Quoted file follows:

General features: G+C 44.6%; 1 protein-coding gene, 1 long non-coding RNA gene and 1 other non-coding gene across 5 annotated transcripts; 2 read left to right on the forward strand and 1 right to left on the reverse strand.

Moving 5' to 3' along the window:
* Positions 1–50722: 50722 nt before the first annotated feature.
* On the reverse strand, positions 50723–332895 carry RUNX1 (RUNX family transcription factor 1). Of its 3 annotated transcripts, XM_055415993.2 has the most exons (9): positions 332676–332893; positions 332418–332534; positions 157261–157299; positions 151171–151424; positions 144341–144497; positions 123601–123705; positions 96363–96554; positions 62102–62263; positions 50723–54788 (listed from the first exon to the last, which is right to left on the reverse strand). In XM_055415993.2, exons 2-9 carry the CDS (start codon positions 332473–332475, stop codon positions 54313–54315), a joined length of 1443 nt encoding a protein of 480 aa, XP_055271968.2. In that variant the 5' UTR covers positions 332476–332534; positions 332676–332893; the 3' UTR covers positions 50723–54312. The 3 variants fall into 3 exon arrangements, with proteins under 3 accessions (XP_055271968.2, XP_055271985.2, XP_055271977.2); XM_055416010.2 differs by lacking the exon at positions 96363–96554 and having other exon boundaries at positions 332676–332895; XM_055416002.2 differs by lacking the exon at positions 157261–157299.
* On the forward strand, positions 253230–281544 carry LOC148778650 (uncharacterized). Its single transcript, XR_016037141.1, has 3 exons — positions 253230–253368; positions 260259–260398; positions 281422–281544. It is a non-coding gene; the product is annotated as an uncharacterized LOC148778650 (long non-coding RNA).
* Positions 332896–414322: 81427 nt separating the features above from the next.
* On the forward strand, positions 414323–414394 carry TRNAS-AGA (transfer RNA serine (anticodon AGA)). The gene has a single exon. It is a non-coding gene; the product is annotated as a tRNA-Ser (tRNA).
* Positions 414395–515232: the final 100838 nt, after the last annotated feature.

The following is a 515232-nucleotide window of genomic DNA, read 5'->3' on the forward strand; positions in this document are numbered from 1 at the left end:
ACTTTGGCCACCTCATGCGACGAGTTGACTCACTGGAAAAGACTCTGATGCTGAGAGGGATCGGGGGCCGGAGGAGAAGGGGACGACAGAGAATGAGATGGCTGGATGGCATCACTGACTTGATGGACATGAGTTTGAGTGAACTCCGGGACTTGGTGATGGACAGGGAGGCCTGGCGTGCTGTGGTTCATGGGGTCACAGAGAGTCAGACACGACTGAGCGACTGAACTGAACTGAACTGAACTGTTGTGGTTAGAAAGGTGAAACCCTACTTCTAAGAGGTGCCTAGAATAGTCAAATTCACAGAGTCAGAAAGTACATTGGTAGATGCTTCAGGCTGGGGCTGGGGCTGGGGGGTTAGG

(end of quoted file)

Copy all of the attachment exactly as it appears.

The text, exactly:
General features: G+C 44.6%; 1 protein-coding gene, 1 long non-coding RNA gene and 1 other non-coding gene across 5 annotated transcripts; 2 read left to right on the forward strand and 1 right to left on the reverse strand.

Moving 5' to 3' along the window:
* Positions 1–50722: 50722 nt before the first annotated feature.
* On the reverse strand, positions 50723–332895 carry RUNX1 (RUNX family transcription factor 1). Of its 3 annotated transcripts, XM_055415993.2 has the most exons (9): positions 332676–332893; positions 332418–332534; positions 157261–157299; positions 151171–151424; positions 144341–144497; positions 123601–123705; positions 96363–96554; positions 62102–62263; positions 50723–54788 (listed from the first exon to the last, which is right to left on the reverse strand). In XM_055415993.2, exons 2-9 carry the CDS (start codon positions 332473–332475, stop codon positions 54313–54315), a joined length of 1443 nt encoding a protein of 480 aa, XP_055271968.2. In that variant the 5' UTR covers positions 332476–332534; positions 332676–332893; the 3' UTR covers positions 50723–54312. The 3 variants fall into 3 exon arrangements, with proteins under 3 accessions (XP_055271968.2, XP_055271985.2, XP_055271977.2); XM_055416010.2 differs by lacking the exon at positions 96363–96554 and having other exon boundaries at positions 332676–332895; XM_055416002.2 differs by lacking the exon at positions 157261–157299.
* On the forward strand, positions 253230–281544 carry LOC148778650 (uncharacterized). Its single transcript, XR_016037141.1, has 3 exons — positions 253230–253368; positions 260259–260398; positions 281422–281544. It is a non-coding gene; the product is annotated as an uncharacterized LOC148778650 (long non-coding RNA).
* Positions 332896–414322: 81427 nt separating the features above from the next.
* On the forward strand, positions 414323–414394 carry TRNAS-AGA (transfer RNA serine (anticodon AGA)). The gene has a single exon. It is a non-coding gene; the product is annotated as a tRNA-Ser (tRNA).
* Positions 414395–515232: the final 100838 nt, after the last annotated feature.

The following is a 515232-nucleotide window of genomic DNA, read 5'->3' on the forward strand; positions in this document are numbered from 1 at the left end:
ACTTTGGCCACCTCATGCGACGAGTTGACTCACTGGAAAAGACTCTGATGCTGAGAGGGATCGGGGGCCGGAGGAGAAGGGGACGACAGAGAATGAGATGGCTGGATGGCATCACTGACTTGATGGACATGAGTTTGAGTGAACTCCGGGACTTGGTGATGGACAGGGAGGCCTGGCGTGCTGTGGTTCATGGGGTCACAGAGAGTCAGACACGACTGAGCGACTGAACTGAACTGAACTGAACTGTTGTGGTTAGAAAGGTGAAACCCTACTTCTAAGAGGTGCCTAGAATAGTCAAATTCACAGAGTCAGAAAGTACATTGGTAGATGCTTCAGGCTGGGGCTGGGGCTGGGGGGTTAGG